Fabry Disease in Children

While hearing that the diagnosis is Fabry disease can be frightening for children and parents, it sometimes serves as validation and explanation of many of the symptoms they have been experiencing, sometimes for years.

The early signs and symptoms of Fabry disease are often mistaken for other, more common disorders. Recent research shows that while boys experience a higher frequency of symptoms at an earlier age than girls,1 both sexes can experience considerable symptoms. GL-3 accumulation starts early in life and continues over decades.

An analysis of  352 untreated pediatric Fabry patients1 in the Fabry Registry found a wide range of signs and symptoms:

  • Median age at enrollment in the Fabry Registry was 12 years for both males and females. The median age at symptom onset was 6 years in males and 9 years in females.
  • Neurologic pain was often the first symptom (reported by 48.8% of children at enrollment) with a median age at onset at 8 years.
  • Gastrointestinal symptoms were reported by 27% of children with a median age at onset of 5 years in males and 9.5 years in females.
  • Males age 14-<18 years reported substantially impaired quality of life (QOL), as measured with the SF-36® health survey and females reported moderately impaired QOL.
  • Among males, height and weight were below the US 50th percentile (median 25th centile p=0.005 and p=0.003, respectively) for males.
  • Height and weight were > 50th centile for females (median 75th centile p=0.014 and p=0.0001, respectively).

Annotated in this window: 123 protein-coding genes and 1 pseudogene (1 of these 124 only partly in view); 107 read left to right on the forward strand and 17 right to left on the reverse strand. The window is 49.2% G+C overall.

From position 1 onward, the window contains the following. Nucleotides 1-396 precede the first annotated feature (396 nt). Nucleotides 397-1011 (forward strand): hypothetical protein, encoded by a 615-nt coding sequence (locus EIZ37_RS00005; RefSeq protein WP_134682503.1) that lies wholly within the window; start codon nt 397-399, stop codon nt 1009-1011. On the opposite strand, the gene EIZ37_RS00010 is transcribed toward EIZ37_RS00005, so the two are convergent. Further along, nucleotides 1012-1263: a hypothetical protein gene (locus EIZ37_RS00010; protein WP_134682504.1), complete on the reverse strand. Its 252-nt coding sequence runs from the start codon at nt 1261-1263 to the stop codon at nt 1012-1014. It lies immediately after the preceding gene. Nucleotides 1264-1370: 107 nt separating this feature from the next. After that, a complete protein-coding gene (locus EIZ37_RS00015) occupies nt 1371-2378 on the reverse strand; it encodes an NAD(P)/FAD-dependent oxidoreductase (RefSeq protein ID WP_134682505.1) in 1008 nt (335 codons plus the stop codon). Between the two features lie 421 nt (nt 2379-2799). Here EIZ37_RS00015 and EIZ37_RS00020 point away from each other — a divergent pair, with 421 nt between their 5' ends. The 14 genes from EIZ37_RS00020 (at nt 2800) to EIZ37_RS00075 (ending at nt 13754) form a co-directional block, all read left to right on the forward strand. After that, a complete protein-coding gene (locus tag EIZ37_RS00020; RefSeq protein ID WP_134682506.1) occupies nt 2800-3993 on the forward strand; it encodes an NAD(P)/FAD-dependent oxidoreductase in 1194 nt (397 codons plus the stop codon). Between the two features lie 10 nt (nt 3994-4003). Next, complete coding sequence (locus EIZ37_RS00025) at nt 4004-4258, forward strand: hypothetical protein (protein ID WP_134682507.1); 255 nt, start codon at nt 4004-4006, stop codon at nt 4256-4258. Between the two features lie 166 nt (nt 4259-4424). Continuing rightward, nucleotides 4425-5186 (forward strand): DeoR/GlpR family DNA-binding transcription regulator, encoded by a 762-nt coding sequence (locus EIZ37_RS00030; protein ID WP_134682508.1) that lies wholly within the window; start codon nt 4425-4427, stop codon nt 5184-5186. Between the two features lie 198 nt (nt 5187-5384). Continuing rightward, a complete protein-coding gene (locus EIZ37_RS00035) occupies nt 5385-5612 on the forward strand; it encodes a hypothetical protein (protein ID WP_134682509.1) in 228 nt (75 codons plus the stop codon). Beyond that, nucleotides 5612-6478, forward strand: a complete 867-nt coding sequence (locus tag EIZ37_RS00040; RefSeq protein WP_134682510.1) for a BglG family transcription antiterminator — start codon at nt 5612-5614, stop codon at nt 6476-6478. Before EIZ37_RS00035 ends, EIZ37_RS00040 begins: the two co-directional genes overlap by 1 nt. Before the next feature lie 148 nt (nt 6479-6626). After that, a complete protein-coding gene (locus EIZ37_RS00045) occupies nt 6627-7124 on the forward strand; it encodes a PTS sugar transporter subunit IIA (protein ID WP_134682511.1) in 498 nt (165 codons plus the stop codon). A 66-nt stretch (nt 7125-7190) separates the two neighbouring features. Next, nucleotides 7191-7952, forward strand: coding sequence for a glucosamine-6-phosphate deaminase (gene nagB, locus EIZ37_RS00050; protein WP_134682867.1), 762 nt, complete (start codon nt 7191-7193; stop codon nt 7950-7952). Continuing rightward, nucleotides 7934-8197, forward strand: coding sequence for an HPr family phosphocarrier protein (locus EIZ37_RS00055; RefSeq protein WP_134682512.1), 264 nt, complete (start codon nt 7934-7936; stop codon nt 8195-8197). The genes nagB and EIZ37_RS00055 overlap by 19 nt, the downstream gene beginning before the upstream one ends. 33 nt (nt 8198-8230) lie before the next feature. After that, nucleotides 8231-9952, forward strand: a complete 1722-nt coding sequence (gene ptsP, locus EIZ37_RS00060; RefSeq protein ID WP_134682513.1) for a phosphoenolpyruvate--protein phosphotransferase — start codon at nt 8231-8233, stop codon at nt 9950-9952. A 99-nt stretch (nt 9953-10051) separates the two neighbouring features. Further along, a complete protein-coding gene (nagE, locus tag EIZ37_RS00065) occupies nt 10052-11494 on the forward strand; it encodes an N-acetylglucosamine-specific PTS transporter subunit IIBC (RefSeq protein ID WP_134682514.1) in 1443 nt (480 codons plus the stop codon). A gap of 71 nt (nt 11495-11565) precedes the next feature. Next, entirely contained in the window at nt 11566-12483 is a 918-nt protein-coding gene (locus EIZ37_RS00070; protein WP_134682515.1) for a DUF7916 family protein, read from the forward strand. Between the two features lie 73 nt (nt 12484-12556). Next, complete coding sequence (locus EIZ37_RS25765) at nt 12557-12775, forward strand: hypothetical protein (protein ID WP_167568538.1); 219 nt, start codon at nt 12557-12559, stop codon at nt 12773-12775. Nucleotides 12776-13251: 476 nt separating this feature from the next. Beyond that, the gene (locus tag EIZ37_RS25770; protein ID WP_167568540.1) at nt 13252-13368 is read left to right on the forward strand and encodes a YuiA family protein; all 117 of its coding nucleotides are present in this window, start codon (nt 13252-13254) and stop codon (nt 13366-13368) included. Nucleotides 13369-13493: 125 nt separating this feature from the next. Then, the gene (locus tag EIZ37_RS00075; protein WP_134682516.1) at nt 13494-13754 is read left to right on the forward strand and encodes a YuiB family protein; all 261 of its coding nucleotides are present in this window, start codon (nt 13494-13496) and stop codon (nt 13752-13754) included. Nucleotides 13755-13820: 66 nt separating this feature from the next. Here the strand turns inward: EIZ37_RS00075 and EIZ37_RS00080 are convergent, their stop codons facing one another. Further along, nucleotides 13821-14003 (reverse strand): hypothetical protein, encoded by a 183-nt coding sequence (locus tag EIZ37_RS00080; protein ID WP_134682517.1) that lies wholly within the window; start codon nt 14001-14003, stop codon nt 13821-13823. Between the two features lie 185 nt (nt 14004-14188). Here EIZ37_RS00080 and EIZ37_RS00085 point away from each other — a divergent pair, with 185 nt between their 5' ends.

• Among both males and females, estimated GFR was substantially higher than the mean eGFR in healthy children. The elevated eGFR levels did not correlate with patients’ height, weight, or BMI.

The analysis also found evidence of serious symptom onset, including:

  • Brief Pain Inventory scores indicated that 53% of males and 15% of females had experienced moderate or severe pain during the previous 24 hours. Most had not received treatment for pain.
  • Cardiac abnormalities were present in both boys and girls, including 9 children with arrhythmias and 3 children with left ventricular hypertrophy.
  • Three pediatric patients exhibited overt renal disease (i.e., stage 2 or 3 CKD) and 13 patients exhibited proteinuria or microalbuminuria, indicating some level of renal dysfunction.
  • Mean and median eGFR values were >140 ml/min/1.73m2 among both genders and 22% of those with available data exhibited eGFR >170 ml/min/1.73m2, suggesting possible renal hyperfiltration.

While some pediatricians may never see a patient with Fabry disease, others will see many—where there is one patient, there are often other family members affected by the disorder.

Early signs and symptoms of Fabry disease have been mistaken for growing pains, malingering, or psychosomatic problems.2 By recognizing the signs and symptoms of Fabry disease, physicians have the opportunity to identify Fabry disease earlier in the disease course, and to initiate the appropriate interventions. Perhaps as important, the diagnosis of one patient makes earlier diagnosis possible for affected family members.

If you suspect Fabry disease in a patient, a geneticist can help provide a definitive diagnosis. Learn more about Diagnosing Fabry Disease.

Indication and Usage